Compliance with the funding agreement allows for the payment of ordinary dividends (albeit capped at 75% of net income) as these do not form part of the calculation of free cash flow. The free cash flow amount consists of operating cash flows plus or minus such transactions as those relating to interest (normally a financing cash flow) and payments made to the compensation fund during the year (not a component of operations).

The primary reason for the projected shortfall is that the annual contribution amount and the 35% of free cash flows are independent calculations based on different criteria.

The contribution amount is basically an accounting provision or balance sheet item for the compensation fund, whereas the free cash flow relates to the income statement or profitable operations of James Hardie and relies on its ability to generate cash flows from operations. The further into the future cash flows are expected, the less they become in present value terms.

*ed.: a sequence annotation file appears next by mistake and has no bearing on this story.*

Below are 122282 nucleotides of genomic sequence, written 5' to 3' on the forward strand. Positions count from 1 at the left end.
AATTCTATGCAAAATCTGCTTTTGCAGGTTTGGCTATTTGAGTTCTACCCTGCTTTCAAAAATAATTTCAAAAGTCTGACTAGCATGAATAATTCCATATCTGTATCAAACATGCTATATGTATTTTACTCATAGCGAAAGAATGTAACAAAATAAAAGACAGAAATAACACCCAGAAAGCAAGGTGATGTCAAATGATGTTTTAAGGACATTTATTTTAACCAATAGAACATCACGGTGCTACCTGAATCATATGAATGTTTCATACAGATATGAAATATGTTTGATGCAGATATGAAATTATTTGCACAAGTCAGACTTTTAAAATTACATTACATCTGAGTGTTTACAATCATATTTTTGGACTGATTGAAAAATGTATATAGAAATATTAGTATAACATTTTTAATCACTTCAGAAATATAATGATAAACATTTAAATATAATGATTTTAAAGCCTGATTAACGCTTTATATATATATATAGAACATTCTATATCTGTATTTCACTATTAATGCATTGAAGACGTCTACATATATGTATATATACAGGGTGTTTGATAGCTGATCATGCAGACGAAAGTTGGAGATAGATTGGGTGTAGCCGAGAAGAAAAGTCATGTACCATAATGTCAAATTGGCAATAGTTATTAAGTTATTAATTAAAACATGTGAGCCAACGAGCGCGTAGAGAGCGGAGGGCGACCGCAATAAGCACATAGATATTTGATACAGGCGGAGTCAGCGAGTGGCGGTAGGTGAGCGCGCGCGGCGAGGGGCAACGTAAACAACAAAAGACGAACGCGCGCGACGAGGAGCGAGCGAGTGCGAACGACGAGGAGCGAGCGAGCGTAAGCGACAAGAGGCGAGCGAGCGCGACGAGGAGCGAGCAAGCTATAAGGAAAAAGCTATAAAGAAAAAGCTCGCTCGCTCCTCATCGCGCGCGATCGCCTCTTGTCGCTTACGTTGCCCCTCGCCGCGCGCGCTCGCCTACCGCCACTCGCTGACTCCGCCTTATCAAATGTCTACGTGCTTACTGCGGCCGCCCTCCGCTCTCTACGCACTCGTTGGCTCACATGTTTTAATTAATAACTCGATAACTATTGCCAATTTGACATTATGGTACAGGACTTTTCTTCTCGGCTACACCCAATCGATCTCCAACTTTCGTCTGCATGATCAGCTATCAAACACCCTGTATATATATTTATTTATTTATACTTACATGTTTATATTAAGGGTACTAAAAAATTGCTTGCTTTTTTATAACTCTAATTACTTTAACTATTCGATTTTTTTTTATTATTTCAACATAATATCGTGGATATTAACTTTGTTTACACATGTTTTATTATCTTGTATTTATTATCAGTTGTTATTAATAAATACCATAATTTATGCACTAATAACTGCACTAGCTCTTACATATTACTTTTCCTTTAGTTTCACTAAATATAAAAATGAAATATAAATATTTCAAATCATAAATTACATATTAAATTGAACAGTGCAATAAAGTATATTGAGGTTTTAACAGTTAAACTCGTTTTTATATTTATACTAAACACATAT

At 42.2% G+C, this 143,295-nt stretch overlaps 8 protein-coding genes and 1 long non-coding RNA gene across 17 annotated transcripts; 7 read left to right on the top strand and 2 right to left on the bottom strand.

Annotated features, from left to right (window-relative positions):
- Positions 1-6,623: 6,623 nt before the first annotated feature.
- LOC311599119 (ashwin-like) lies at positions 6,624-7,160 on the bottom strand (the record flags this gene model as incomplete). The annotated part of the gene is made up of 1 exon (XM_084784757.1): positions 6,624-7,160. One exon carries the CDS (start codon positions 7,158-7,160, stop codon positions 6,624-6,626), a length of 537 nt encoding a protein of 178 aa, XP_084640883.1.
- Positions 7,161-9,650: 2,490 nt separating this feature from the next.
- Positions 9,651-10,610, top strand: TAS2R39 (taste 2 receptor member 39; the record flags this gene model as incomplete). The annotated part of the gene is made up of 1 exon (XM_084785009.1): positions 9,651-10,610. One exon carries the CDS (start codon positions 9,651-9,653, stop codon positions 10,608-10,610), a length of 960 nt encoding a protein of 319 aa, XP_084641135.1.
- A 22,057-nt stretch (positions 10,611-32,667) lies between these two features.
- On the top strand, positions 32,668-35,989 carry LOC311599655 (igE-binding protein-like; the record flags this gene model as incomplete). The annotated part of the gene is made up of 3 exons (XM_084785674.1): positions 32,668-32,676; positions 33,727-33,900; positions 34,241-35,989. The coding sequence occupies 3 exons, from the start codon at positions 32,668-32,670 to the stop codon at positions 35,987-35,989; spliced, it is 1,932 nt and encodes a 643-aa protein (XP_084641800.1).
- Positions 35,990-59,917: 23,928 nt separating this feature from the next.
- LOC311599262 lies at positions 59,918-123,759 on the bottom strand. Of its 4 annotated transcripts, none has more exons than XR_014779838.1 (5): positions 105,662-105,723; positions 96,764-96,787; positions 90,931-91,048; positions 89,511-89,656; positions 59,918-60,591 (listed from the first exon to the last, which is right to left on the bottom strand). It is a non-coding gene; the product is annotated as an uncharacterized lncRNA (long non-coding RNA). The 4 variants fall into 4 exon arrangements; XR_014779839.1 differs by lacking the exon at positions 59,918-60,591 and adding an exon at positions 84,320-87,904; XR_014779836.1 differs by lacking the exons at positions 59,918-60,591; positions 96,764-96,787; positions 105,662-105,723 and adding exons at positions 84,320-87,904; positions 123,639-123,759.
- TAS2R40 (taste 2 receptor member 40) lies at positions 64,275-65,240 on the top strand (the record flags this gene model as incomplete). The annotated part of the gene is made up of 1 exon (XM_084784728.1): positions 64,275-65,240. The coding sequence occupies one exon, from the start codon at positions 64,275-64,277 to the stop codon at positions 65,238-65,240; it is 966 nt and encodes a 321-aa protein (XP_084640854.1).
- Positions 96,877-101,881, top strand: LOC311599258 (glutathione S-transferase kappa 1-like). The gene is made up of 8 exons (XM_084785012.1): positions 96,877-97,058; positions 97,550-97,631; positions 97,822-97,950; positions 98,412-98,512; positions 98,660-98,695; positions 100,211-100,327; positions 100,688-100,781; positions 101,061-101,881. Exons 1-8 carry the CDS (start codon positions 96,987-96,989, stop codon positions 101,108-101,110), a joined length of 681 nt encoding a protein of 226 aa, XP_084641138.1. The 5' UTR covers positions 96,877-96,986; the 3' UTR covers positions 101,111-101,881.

Therefore, in essence the estimates of the annual contribution amount will only affect James Hardie’s annual payment to the AICF at such a time as the projection of future claims diminishes or James Hardie operations generate extraordinary cash flows.

The drafting of the funding agreement was complicated by the long-tail nature of asbestos-related diseases and the need to project so far into the future. The need to provide funding without compromising the viability of James Hardie required a model that controlled and limited the way payments were made resulting in a mismatch between payments to the fund and asbestos claims.

As it stands, claims in recent years have been higher than expected, with a spike in expensive mesothelioma-related claims.